The car industry is an excellent case in point. Only 13 countries in the world have an integrated car industry capable of all stages of car production - from design to showroom. Each of these countries financially supports their industry through mechanisms such as tariffs, tax holidays on car industry profits, production subsidies, government procurement policies, investment subsidies and support for R&D. They do this precisely because modern vehicle production underpins a sophisticated and integrated industrial structure, including high specification steel, advanced alloy casting, electronics, chemicals, plastics and advanced computing and machining. It is not just the stimulus to science and engineering; the car industry continues to be at the leading edge in supply chain management and work organisation. (Consider Just-in-Time production and Toyota Quality Assurance systems).
For these reasons, there is intense competition from developed and developing nations to attract and retain car industry investment. Australia has long abandoned high tariffs, but continues to support the industry by subsidising investment in car design, new production facilities and R&D. By international standards, this support is minimal. The US government spends $260 per head of population on the automobile industry compared to just $18 per head in Australia.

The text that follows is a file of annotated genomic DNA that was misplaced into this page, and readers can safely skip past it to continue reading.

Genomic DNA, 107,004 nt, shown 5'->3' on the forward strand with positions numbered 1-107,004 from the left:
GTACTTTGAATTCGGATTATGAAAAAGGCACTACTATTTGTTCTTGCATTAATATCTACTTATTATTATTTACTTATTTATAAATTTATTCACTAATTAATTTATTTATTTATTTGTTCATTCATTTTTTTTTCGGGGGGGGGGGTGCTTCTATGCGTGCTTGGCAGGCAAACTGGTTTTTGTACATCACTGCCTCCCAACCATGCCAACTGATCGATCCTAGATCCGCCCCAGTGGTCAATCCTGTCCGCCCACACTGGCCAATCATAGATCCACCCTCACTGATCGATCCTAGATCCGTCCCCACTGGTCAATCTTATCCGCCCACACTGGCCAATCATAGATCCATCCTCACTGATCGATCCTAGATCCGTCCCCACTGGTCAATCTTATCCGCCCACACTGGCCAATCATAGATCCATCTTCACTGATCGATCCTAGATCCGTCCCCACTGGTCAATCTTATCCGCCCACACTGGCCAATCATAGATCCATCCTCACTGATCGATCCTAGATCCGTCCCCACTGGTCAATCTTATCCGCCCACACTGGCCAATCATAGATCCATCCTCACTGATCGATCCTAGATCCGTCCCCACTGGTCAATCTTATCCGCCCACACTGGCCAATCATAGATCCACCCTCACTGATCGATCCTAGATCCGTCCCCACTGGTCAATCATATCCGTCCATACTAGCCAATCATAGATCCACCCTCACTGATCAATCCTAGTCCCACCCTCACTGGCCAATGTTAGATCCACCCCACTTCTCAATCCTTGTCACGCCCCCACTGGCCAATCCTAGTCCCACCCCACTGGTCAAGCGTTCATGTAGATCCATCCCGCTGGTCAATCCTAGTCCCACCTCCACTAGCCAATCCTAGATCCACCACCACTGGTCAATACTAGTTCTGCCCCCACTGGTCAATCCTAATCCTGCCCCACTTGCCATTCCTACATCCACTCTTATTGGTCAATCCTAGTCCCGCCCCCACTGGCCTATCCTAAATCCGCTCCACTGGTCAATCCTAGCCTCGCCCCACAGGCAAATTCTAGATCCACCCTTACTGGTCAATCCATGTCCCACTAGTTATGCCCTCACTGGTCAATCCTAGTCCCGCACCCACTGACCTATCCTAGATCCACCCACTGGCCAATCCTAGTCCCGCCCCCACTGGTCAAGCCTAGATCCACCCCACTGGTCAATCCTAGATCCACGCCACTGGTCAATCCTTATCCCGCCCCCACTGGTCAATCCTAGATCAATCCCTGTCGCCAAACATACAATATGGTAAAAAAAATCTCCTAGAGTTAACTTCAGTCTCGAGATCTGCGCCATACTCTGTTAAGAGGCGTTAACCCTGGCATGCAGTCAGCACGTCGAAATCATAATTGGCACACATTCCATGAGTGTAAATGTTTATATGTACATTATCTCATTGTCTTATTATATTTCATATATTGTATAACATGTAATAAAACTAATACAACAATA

Incentives for government investment
Without manufacturing, there will be fewer scientific and engineering jobs (and TAFE-trained technicians) and, indirectly, fewer jobs in firms that provide consulting services to manufacturers. Why should the Australian taxpayer support public investment in science, engineering and R&D through CSIRO, Defence Science and Technology Organisation (DSTO) and Cooperative Research Centres when manufacturing - as a major user of this investment - no longer exists? Why would the taxpayer continue to support universities training scientists and engineers and fund university research when the benefits of this research are being reaped increasingly by overseas firms? The Chinese solar panel industry serves as a telling example.
Mining cannot fill the technological gap left by a shrunken manufacturing base. First, almost all of the sophisticated manufactured and design inputs into mining are imported. According to the Australian Bureau of Agricultural and Resource Economics, annual sales of local “innovative” consulting and software services and equipment to the Australian and overseas mining industry is a paltry $9 billion, or just over 2.2% of total annual manufacturing sales. Second, the rapid expansion in mining R&D has been questioned by Lateral Economics CEO Nick Gruen and the Australian Business Foundation, who suggest mining production activity is claimed as research. Supporting this is the fact that despite having similar total expenditure on business R&D, mining R&D employs just 4000 persons in total, compared to over 17000 in manufacturing.
There is something profoundly postmodern about the indifference of orthodox economists to the maintenance of broad-based technological capacity in Australia. There is a cost - indeed, a high cost - in maintaining this capacity, but the cost of letting this capacity wane will surely be higher.